Our Mission

ITS is the research and engineering laboratory of NTIA. ITS supports NTIA by performing the research and engineering that enables the U.S. Government, national and international standards organizations, and many aspects of private industry to manage the radio spectrum and ensure that innovative, new technologies are recognized and effective. ITS also serves as a principal Federal resource for solving the telecommunications concerns of other Federal agencies, state and local Governments, private corporations and associations, and international organizations.

Fiscal Year 2013 Technical Progress Report


ITS is located on the campus of the Department of Commerce Boulder Laboratories.

Information about visiting the Boulder Labs

Boulder Labs Site Status

Partner Sites

  • Standards Development and Analysis.
    ITS provides ongoing leadership and technical contributions to international, national, and local telecommunication standards committees such as ITU, TIA, ATIS. ITS experts are regularly called on to interpret and analyze standards and regulations.
  • Public Safety Communications Interoperability.
    ITS works directly with practitioner agencies to improve the intelligibility and interoperability of communication systems. ITS conducts research in the field and in the laboratory to reflect the real environment in which Public Safety operates.
  • Table Mountain Field Site.
    ITS maintains the Table Mountain Field Site north of Boulder, CO, a unique 1,800 acre designated Radio Quiet Zone and radio research facility that is extensively used for research and experimentation both by ITS and by others under cooperative agreements.
  • Radio Spectrum Measurement Science (RSMS).
    The RSMS system is a customized resource for the performance of fundamental theoretical and applied research. The RSMS-4G truck is a state-of-the-art mobile measurement laboratory used to measure spectrum occupancy and analyze interference problems.
  • Audio and Video Quality Research.
    Objective quality-of-service (QoS) measurements for voice and video communications using different coding and transmission schemes taken in ITS’s unique audio-visual laboratories provide government and industry tools and techniques to assess service quality.
  • Wireless Voice/Data Systems and Emerging Technologies.
    ITS assesses telecommunications system components and emerging technologies, evaluates network survivability, and assesses system effectiveness in national security/emergency preparedness, military, and commercial environments.
  • Radar Interference Effects Tests and Measurements.
    ITS acts as a resource to military and civilian agencies to identify sources of radar signal interference through controlled laboratory and field testing. Root cause analysis leads to engineering of proposed solutions shared with industry.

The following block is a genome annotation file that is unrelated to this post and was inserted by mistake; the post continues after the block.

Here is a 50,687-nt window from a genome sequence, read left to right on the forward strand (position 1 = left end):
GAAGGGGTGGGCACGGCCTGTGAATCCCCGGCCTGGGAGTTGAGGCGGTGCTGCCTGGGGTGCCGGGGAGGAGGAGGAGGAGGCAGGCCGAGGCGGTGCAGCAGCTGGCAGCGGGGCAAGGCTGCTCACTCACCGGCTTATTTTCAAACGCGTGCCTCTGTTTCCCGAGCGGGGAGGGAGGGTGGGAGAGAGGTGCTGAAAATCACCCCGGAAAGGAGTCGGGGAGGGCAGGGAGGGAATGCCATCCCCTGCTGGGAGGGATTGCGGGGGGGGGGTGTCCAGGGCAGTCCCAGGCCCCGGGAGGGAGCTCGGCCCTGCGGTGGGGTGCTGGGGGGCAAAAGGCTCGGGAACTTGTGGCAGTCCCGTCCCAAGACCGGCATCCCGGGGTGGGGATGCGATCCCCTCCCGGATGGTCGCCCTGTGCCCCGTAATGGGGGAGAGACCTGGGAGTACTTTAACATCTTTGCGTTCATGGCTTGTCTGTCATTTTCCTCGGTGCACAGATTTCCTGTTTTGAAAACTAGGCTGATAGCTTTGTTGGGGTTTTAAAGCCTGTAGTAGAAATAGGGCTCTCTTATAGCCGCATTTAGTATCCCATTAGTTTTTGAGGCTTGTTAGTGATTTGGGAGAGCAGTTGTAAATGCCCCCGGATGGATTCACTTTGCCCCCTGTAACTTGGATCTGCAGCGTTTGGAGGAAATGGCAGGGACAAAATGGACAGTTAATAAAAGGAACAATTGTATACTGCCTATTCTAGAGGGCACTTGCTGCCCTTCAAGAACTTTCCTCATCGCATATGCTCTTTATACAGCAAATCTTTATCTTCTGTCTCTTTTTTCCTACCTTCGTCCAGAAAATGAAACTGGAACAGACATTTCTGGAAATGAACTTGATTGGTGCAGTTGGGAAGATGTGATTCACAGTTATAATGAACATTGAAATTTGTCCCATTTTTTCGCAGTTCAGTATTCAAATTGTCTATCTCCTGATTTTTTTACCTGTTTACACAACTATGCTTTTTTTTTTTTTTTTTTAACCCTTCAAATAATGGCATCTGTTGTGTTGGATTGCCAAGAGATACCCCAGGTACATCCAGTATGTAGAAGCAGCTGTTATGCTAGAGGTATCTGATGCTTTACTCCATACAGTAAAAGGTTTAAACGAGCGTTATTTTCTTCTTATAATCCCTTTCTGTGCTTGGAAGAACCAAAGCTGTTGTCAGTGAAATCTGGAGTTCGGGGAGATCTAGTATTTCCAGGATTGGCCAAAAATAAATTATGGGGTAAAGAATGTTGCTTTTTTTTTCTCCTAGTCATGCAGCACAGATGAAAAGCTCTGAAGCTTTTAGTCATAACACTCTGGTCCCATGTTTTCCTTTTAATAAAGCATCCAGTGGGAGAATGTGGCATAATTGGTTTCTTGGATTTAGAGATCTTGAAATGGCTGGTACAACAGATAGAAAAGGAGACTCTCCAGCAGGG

New Reports Explore LTE-Radar Interference in 3.5 GHz Band

To support the Administration's commitment to making available an additional 500 MHz of spectrum for commercial use by 2020, ITS continues to perform and publish technical studies in bands proposed for sharing. In collaboration with a wireless technology provider, earlier this year engineers from ITS and NTIA's Office of Spectrum Management (OSM) jointly performed ground-breaking interference-effects testing between radar signals and broadband digital communication receivers in the 3550-3650 MHz (3.5 GHz) band. In July, ITS released two reports that describe these measurements and analyses.

NTIA Technical Report TR-14-506, co-authored by Geoffrey A. Sanders, John E. Carroll, and Frank H. Sanders of ITS with Robert L. Sole of OSM, presents the results of measurements and analyses of the effects of radar interference on prototype LTE equipment that might in future operate in that band. NTIA Technical Report TR-14-507, co-authored by Frank H. Sanders, John E. Carroll, Geoffrey A. Sanders, and Robert J. Achatz of ITS; Robert L. Sole of OSM; and Lawrence S. Cohen of the U.S. Naval Research Laboratory, presents the results of measurements and analyses of the effects of LTE interference on a type of radar receiver that might eventually share spectrum with such systems.

Using these data, spectrum managers can refine and update the electromagnetic compatibility (EMC) analyses originally presented in NTIA's "Fast Track Report" for possible future spectrum sharing between LTE and radars in the 3.5 GHz band. The reports do not identify interference protection criteria (IPC) for either the tested radar type or the tested LTE networks. But the measurement results may be used to guide the development of band-sharing EMC criteria. These data will be critically important to government and private-sector engineers and spectrum regulators as spectrum sharing opportunities in the band are explored. They will need to determine the conditions under which future LTE-type broadband systems may be able to share 3.5 GHz spectrum with high-power, incumbent government radar systems.

NTIA welcomes technical readers to review these data and share questions or comments with the authors.

New Publications